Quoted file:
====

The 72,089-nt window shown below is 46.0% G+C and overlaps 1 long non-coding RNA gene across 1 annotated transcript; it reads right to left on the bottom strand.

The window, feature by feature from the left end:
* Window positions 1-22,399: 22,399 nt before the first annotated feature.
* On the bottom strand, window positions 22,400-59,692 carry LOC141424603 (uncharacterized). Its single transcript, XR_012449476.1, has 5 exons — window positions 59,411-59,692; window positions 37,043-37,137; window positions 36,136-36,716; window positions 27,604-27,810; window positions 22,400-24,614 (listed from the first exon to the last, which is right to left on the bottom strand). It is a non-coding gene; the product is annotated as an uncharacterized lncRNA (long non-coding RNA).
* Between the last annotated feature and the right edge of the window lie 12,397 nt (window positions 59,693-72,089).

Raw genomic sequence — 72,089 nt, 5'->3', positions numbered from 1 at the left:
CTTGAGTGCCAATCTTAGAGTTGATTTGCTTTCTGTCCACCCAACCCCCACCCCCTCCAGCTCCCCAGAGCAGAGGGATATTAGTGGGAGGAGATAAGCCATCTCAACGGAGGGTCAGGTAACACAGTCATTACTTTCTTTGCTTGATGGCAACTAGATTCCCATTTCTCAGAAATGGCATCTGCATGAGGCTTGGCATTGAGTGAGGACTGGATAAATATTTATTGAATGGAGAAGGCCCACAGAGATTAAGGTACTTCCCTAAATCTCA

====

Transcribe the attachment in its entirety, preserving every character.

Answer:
The 72,089-nt window shown below is 46.0% G+C and overlaps 1 long non-coding RNA gene across 1 annotated transcript; it reads right to left on the bottom strand.

The window, feature by feature from the left end:
* Window positions 1-22,399: 22,399 nt before the first annotated feature.
* On the bottom strand, window positions 22,400-59,692 carry LOC141424603 (uncharacterized). Its single transcript, XR_012449476.1, has 5 exons — window positions 59,411-59,692; window positions 37,043-37,137; window positions 36,136-36,716; window positions 27,604-27,810; window positions 22,400-24,614 (listed from the first exon to the last, which is right to left on the bottom strand). It is a non-coding gene; the product is annotated as an uncharacterized lncRNA (long non-coding RNA).
* Between the last annotated feature and the right edge of the window lie 12,397 nt (window positions 59,693-72,089).

Raw genomic sequence — 72,089 nt, 5'->3', positions numbered from 1 at the left:
CTTGAGTGCCAATCTTAGAGTTGATTTGCTTTCTGTCCACCCAACCCCCACCCCCTCCAGCTCCCCAGAGCAGAGGGATATTAGTGGGAGGAGATAAGCCATCTCAACGGAGGGTCAGGTAACACAGTCATTACTTTCTTTGCTTGATGGCAACTAGATTCCCATTTCTCAGAAATGGCATCTGCATGAGGCTTGGCATTGAGTGAGGACTGGATAAATATTTATTGAATGGAGAAGGCCCACAGAGATTAAGGTACTTCCCTAAATCTCA